In the third and subsequent years, the majority of the course load is taken as PHTX 697. Advanced electives also may be taken as desired and with the approval of the adviser. Students and faculty participate in a seminar program (PHTX 690) that includes distinguished visiting scientists from the U.S. and abroad. Following completion of a qualifying examination, a degree candidate is required to submit and defend a thesis embracing an original research project conducted under the guidance and supervision of an adviser and an advisory committee. There is no foreign language requirement. The average time necessary to complete the doctoral program in pharmacology and toxicology is four to five years.

Curriculum requirements

Required courses

Select a minimum of one credit from the following:1
Special Topics (classical and near class paper) 1
Critical Thinking 1
IBMS 600Laboratory Safety 11
IBMS 610Laboratory Opportunities1
Take the following two-credit course taken for three rotations:6
Laboratory/Clinical Rotations 1
IBMS 680Proposal Preparation1
PHTX 536Principles of Pharmacology and Toxicology5
PHTX 690Pharmacology Research Seminar 11
or IBMS 690 Basic Health Sciences Research Seminar
PHTX 691Special Topics in Pharmacology (basic concepts for graduate students)3
Total Hours19
1

Students interested or committed to pharmacology should take these courses during the portal year to assure rapid progress toward the degree.

Recommended electives and directed research

Select a combination of the following courses as indicated below for a total of 41 credit hours to reach the required minimum of 60 credit hours:41
Directed Research in Pharmacology
Elective courses:
Systems Neuroscience
Biochemistry, Cell and Molecular Biology
Biochemistry, Cell and Molecular Biology
Membranes and Lipids
Physical Properties of Macromolecules
Molecular Biology
Advanced Organic Chemistry I
Biomedical Signal Processing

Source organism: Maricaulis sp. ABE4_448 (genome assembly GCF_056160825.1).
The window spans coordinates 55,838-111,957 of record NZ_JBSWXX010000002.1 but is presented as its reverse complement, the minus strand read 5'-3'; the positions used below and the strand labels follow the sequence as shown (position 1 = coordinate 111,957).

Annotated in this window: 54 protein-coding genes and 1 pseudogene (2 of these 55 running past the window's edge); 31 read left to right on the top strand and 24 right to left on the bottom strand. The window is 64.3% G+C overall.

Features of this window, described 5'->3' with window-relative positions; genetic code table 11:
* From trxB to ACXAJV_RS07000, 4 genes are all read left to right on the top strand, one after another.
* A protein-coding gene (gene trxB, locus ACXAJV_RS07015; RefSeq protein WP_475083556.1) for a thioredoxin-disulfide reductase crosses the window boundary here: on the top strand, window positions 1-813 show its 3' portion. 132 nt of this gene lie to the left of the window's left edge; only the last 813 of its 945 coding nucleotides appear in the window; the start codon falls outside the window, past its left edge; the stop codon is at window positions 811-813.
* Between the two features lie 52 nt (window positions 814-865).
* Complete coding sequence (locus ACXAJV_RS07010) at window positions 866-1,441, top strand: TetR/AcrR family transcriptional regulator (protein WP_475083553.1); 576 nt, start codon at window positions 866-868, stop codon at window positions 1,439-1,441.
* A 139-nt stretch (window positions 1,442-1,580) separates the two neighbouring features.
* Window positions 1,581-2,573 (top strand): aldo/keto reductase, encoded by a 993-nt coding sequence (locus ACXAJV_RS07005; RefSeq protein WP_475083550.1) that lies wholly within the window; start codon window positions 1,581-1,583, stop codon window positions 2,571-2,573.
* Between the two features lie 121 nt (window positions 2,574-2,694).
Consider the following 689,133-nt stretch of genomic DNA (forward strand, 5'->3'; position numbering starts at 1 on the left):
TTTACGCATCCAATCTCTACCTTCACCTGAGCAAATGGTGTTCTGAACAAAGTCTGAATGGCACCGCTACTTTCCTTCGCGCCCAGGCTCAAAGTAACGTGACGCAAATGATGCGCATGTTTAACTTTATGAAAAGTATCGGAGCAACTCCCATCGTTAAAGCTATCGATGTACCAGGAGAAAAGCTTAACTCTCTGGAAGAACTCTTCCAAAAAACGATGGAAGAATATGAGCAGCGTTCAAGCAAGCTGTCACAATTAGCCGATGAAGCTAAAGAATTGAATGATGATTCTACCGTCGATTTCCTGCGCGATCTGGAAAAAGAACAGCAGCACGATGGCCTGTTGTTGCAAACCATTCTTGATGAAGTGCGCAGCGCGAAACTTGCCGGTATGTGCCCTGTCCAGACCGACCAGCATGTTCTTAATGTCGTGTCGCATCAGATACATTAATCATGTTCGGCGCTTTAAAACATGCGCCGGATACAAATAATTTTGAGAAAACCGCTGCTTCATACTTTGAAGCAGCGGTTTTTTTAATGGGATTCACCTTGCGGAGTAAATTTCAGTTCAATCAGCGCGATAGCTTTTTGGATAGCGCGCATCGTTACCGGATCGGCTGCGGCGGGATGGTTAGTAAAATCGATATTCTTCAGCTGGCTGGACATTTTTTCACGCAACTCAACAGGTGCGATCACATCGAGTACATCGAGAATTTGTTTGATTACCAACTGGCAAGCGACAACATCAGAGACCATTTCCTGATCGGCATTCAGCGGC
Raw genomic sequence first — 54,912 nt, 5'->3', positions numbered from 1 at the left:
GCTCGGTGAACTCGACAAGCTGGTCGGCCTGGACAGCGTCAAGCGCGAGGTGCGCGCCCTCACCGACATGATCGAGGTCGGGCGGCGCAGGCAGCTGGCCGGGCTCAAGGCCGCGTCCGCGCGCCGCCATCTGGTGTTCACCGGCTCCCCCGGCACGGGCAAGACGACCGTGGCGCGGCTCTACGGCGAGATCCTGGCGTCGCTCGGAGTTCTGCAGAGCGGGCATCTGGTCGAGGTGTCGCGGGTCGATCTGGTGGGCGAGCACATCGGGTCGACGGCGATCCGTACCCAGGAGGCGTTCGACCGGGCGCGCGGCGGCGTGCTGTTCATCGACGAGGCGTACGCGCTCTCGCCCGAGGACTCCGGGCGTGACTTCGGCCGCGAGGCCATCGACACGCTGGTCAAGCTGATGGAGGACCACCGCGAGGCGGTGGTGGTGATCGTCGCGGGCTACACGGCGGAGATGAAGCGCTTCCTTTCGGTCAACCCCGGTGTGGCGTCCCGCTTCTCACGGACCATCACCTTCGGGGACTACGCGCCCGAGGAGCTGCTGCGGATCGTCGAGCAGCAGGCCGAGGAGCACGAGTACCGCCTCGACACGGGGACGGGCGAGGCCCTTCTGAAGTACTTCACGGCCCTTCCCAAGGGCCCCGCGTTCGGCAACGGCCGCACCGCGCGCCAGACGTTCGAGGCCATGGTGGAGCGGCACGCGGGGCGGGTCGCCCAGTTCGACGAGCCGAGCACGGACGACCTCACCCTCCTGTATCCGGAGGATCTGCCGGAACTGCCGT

Microprocessor Interfacing for Biomedical Instrumentation
Cellular Signalling
Survey of Molecular Modeling Methods
Advanced Medicinal Chemistry I
Theoretical Methods in Drug Design
Immunobiology
Advanced Molecular Genetics: Bioinformatics
Cellular and Molecular Neuroscience
Mammalian Physiology
Cell Physiology: Cardiovascular and Respiratory
Signal Detection in Sensory Systems
Neurochemical Pharmacology
Behavioral Pharmacology
Forensic Toxicology
Directed Research in Pharmacology (variable credits)
Total Hours41

Total graduate credit hours required (minimum) 60

Typical plan of study

Many students often end up taking more than the minimum number of hours required for a degree program. The total number of hours may vary depending upon the program, nature of research being conducted by a study or in the enrollment or funding status of the student. Students should refer to their program websites and talk with their graduate program directors or advisers for information about typical plans of study and registration requirements.

Graduate program director
Hamid I. Akbarali, Ph.D.
Professor and vice chair, Department of Pharmacology and Toxicology
hamid.akbarali@vcuhealth.org
(804) 828-7918

Additional contact
Sheryol W. Cox
Coordinator, graduate programs in pharmacology and toxicology
sheryol.cox@vcuhealth.org
(804) 828-8400

Program website: pharmtox.vcu.edu